Friday, July 20, 2012

House of Bane: “The Dark Knight Rises” Concludes Christopher Nolan’s Batman Trilogy in Glorious Manner

Boy does Batman, and Bruce Wayne for that matter, have a lot of rising to do. After the events of “The Dark Knight” Batman branded a criminal on the run after taking the heat for the crimes of Harvey Dent, who was acknowledged as a hero in a cover-up that ended up actually cleaning up Gotham City into a state of peace. But that certainly won’t last very long as this third dip into the Batman well by director Christopher Nolan has something so epic and gigantic in store for Gotham I’m surprised the entire world doesn’t explode in proper Michael Bay fashion. It’s amazing how well Mr. Nolan stages intense action without ever once making it seem just loud and obnoxious. Sure it’s loud, but it’s not headache inducing. The last hour of “The Dark Knight Rises” is so intense and action-packed and thrilling I’m amazed at how swiftly it actually moved along. This is a defining film in a groundbreaking series that will certainly go down in history as one of the finest motion picture trilogies of all time. And I’m not even a big fan of “Batman Begins.”

As we learned from Randy in “Scream 3” about movie trilogies, the third chapter is always about going back to the beginning. Which “The Dark Knight Rises” does a lot. A strong background in the previous films is sort of a must, but not necessarily a requirement. Everything that I sort of found rather dull and lifeless about the first film is luckily brought back here with excitement and intrigue. We know that the supposedly deceased Ra’s al Ghul (Liam Neeson) had created the League of Shadows with intent on destroying Gotham City. Enter Bane.

Bane, a disturbing, hulking criminal mastermind played with bulky authority by Tom Hardy, has plans to turn Gotham completely upside down. After a breathtaking opening sequence featuring a jaw-dropping aerial stunt, Bane is released with intent on causing chaos in Gotham. He attacks the Gotham City Stock Exchange putting not only the city but Bruce Wayne in financial crisis and even takes over his science division and all his fancy gadgets one of which he turns into a nuclear weapon of mass proportions. He even goes as far as taking the ENTIRE CITY hostage, cutting millions of people off from the outside world (where the President says they have a strict no negotiating with terrorists policy) and creates an anarchic police state where all the policemen are trapped in a tunnel and all the criminals are let out into the street. Oh and Bane severely cripples Batman in some hand-to-hand combat and locks him in away in a foreign prison that is virtually impossible to escape from. But fear not Batman fans, Batman makes just enough appearances that will make you swoon with excitement. His vehicles and gadgets this time around are even more fun and exciting, and unlike the previous films, you feel as if things are way more at stake, which makes the film even more thrilling and exhilarating than you could imagine.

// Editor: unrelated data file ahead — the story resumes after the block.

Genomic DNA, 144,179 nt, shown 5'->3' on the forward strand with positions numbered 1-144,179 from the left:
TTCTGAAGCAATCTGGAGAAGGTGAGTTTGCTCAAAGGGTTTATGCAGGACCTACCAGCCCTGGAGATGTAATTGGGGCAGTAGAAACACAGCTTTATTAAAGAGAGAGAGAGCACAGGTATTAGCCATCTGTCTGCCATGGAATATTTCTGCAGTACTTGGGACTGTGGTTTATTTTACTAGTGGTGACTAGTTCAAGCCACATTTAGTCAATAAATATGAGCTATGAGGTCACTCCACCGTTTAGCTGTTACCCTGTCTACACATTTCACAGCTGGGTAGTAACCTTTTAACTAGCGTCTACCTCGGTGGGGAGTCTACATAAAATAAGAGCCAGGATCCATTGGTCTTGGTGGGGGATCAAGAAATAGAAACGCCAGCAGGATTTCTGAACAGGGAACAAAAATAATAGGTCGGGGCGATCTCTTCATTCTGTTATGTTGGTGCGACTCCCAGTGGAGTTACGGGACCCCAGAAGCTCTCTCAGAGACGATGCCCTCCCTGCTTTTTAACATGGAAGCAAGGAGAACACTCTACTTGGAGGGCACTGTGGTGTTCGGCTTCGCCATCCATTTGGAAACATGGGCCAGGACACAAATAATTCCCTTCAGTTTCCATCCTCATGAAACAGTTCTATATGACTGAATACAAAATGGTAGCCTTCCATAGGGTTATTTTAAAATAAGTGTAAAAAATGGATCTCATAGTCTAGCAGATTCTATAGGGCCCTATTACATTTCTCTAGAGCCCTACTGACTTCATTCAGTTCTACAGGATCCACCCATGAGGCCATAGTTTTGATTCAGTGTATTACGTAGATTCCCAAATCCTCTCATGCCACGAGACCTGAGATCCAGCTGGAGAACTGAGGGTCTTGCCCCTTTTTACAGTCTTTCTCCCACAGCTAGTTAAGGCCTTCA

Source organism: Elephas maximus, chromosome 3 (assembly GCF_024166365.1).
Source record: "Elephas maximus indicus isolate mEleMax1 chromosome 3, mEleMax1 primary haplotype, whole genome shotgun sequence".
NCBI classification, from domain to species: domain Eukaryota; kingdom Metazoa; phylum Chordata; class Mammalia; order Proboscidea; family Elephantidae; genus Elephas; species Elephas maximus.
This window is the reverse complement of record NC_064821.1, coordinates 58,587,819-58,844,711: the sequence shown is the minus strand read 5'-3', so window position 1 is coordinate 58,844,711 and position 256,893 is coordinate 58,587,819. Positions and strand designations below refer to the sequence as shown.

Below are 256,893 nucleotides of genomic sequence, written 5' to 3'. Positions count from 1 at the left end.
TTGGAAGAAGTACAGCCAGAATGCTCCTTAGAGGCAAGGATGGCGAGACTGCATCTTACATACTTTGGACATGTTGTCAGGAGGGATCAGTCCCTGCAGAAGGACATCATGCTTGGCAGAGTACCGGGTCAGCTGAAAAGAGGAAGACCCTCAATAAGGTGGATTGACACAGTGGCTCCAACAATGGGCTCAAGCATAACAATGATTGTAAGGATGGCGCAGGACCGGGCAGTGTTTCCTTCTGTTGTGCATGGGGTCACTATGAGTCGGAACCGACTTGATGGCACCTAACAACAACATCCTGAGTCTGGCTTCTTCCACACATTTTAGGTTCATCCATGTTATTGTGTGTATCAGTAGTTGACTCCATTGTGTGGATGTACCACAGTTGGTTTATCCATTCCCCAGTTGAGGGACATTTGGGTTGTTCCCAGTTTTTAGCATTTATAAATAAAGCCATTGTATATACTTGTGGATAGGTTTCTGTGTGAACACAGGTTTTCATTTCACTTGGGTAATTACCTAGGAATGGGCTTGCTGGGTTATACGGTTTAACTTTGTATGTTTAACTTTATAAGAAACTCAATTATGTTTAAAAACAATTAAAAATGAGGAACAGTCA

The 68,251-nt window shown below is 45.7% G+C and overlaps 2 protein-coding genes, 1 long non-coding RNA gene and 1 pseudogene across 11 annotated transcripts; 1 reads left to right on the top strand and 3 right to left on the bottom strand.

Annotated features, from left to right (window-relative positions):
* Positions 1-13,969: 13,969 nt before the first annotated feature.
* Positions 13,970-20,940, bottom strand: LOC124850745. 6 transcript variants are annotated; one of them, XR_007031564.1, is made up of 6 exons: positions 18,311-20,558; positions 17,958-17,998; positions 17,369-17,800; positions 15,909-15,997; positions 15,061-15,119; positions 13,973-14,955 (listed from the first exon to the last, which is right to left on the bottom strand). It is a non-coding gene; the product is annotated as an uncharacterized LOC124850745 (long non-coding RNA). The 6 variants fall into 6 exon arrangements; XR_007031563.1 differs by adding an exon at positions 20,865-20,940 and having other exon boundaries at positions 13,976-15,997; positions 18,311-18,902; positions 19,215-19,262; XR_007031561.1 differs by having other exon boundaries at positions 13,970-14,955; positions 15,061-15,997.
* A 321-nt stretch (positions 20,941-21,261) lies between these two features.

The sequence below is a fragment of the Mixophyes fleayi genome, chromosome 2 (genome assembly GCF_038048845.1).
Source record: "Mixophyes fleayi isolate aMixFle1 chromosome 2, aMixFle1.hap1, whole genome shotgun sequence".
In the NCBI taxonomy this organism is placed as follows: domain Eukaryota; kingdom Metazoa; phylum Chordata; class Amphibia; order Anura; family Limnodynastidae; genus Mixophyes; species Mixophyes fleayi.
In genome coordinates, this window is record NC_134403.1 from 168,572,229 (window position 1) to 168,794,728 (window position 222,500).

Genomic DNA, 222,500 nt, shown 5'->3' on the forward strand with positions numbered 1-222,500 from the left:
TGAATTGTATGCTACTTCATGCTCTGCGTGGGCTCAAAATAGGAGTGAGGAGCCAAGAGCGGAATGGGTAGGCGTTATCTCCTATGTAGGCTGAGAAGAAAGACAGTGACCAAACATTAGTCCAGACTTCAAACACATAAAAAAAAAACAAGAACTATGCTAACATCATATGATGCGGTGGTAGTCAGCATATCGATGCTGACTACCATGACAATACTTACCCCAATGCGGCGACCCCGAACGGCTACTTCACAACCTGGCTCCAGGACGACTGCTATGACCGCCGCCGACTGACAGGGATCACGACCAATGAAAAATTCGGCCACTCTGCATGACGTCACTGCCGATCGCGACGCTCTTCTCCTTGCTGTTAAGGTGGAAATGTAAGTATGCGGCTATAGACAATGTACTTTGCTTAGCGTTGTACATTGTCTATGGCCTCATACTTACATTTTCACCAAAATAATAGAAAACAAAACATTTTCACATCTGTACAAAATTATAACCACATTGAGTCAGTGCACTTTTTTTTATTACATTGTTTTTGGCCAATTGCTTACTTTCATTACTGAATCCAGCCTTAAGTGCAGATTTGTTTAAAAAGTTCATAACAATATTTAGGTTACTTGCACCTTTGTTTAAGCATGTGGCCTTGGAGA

This movie is dark and depressing sure, but Christopher Nolan has created an anomaly: because this movie is so much freaking fun. It’s just as gritty and violent as “The Dark Knight” with strong echoes of other gritty crime dramas inspired by the Martin Scorseses of the film world, yet it’s completely his own. The film is further boosted with the appearance of cat burglar Selina Kyle, moonlighting as Catwoman, who has a great talent of taking things that don’t belong to her. Anne Hathaway plays her fiercely and as cold and calculating as she can be, she’s actually quite a likable character. She boosts the film with a much needed sense of fun. And a sense of hope is boosted with the appearance of Joseph Gordon-Levitt as John Blake a young cop who Commissioner Gordon (Gary Oldman) promotes to Detective after suffering an injury from Bane. The first half of the film has much to do with setting up the chaos that will occur in the film’s stark second half, which can be a bit muddled at times – as someone who doesn’t quite get Wall Street politics and financial stuff – which is just more slightly confusing, which isn’t so much a criticism as it is a personal observation.

Nolan, who co-wrote with his brother Jonathan from a story by David S. Goyer has laid everything out on the table with this one. Nothing is off limits here. There are plenty of great surprises for fans of the series and even if the film doesn’t feature the scene-stealing work of Heath Ledger’s Joker, this film has just as much, if not more, to offer. It has such a crowd pleasing and altogether satisfying ending, I’m truly amazed. The film has such great camera work featuring beautiful IMAX photography, a deliciously bombastic score from Hans Zimmer, and truly outstanding stunt work and effects. It’s certainly the reason we escape to the movies in the first place.  GRADE: A